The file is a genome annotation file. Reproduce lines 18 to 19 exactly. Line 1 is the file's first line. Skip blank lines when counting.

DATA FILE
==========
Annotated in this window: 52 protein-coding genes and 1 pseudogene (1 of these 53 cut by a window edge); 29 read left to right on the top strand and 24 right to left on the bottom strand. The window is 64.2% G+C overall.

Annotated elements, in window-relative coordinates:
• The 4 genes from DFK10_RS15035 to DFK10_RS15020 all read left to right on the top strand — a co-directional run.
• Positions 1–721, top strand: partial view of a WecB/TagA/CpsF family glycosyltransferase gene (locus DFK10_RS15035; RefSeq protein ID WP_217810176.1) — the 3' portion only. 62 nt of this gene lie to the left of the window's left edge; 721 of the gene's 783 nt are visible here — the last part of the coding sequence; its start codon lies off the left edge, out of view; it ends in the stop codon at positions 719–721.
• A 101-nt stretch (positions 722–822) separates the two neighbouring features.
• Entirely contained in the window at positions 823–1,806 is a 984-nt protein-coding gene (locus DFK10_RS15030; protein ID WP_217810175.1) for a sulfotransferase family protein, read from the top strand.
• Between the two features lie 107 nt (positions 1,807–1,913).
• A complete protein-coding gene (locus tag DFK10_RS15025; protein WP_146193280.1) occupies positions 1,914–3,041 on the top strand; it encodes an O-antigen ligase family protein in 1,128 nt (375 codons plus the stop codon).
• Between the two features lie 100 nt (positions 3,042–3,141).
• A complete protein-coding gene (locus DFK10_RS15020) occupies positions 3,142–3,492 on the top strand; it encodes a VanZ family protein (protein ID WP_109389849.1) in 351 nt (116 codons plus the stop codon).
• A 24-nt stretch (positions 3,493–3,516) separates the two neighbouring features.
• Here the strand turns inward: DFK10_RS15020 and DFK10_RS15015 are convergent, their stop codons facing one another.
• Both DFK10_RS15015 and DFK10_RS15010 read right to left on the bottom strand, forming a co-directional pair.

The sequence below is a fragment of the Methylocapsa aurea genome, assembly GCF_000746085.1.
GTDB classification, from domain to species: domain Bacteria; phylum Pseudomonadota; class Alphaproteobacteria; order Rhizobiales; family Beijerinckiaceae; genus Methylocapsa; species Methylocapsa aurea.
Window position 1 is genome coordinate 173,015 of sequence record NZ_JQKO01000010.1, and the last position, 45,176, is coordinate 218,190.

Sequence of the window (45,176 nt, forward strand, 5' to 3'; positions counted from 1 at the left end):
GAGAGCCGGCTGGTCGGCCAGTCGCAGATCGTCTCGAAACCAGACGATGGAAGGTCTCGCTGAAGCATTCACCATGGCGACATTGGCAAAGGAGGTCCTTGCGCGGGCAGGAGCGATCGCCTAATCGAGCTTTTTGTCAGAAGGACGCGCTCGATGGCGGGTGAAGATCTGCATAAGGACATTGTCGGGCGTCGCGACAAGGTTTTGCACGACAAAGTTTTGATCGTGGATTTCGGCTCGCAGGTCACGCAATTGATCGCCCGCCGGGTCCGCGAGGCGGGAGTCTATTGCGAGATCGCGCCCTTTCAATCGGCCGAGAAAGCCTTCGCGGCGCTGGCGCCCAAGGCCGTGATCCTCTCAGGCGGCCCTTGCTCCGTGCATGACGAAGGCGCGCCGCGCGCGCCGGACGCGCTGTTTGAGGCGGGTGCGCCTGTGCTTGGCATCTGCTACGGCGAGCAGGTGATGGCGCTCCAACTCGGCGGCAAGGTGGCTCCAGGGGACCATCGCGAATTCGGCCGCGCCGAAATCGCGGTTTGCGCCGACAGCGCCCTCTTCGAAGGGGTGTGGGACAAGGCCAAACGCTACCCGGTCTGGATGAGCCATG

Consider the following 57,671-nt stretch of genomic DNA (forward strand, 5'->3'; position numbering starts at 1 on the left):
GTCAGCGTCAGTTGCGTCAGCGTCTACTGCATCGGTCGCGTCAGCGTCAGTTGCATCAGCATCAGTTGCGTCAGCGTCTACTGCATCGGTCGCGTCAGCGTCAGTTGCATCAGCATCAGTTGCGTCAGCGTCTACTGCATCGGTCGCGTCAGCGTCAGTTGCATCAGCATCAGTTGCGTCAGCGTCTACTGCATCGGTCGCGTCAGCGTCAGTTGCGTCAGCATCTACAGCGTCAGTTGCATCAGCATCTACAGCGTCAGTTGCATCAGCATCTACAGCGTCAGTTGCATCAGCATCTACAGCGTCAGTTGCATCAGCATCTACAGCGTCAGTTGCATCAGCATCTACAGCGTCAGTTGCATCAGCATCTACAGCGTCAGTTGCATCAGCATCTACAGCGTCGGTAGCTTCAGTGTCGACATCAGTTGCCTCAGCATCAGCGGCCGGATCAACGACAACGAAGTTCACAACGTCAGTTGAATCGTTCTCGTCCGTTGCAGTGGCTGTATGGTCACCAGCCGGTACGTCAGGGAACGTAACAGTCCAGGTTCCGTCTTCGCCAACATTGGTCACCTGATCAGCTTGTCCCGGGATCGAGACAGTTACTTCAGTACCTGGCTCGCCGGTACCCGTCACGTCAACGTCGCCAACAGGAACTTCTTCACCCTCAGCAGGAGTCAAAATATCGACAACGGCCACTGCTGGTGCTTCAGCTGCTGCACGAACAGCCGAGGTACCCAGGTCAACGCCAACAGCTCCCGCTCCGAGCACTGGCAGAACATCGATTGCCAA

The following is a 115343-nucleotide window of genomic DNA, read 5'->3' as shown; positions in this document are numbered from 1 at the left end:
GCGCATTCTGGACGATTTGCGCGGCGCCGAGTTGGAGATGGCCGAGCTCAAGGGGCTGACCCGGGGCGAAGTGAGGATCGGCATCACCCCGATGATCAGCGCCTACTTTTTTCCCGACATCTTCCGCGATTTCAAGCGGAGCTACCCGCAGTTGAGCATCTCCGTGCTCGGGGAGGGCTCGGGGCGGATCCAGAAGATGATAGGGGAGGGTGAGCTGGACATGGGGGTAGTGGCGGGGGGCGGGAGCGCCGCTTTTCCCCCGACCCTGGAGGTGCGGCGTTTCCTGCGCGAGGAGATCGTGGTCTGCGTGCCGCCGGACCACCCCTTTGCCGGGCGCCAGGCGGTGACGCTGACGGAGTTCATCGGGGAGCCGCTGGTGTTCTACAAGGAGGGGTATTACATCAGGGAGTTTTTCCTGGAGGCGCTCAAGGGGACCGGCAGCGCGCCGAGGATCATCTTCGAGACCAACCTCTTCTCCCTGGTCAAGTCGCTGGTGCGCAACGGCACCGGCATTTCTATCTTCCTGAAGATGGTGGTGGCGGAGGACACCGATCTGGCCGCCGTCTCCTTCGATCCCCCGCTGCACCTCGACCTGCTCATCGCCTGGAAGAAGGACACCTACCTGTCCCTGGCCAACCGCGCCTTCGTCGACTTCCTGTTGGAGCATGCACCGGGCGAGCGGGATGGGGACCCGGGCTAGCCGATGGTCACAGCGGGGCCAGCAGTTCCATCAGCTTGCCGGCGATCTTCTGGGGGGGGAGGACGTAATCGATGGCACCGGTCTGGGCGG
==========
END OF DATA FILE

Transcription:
GAGAGCCGGCTGGTCGGCCAGTCGCAGATCGTCTCGAAACCAGACGATGGAAGGTCTCGCTGAAGCATTCACCATGGCGACATTGGCAAAGGAGGTCCTTGCGCGGGCAGGAGCGATCGCCTAATCGAGCTTTTTGTCAGAAGGACGCGCTCGATGGCGGGTGAAGATCTGCATAAGGACATTGTCGGGCGTCGCGACAAGGTTTTGCACGACAAAGTTTTGATCGTGGATTTCGGCTCGCAGGTCACGCAATTGATCGCCCGCCGGGTCCGCGAGGCGGGAGTCTATTGCGAGATCGCGCCCTTTCAATCGGCCGAGAAAGCCTTCGCGGCGCTGGCGCCCAAGGCCGTGATCCTCTCAGGCGGCCCTTGCTCCGTGCATGACGAAGGCGCGCCGCGCGCGCCGGACGCGCTGTTTGAGGCGGGTGCGCCTGTGCTTGGCATCTGCTACGGCGAGCAGGTGATGGCGCTCCAACTCGGCGGCAAGGTGGCTCCAGGGGACCATCGCGAATTCGGCCGCGCCGAAATCGCGGTTTGCGCCGACAGCGCCCTCTTCGAAGGGGTGTGGGACAAGGCCAAACGCTACCCGGTCTGGATGAGCCATG

Consider the following 57,671-nt stretch of genomic DNA (forward strand, 5'->3'; position numbering starts at 1 on the left):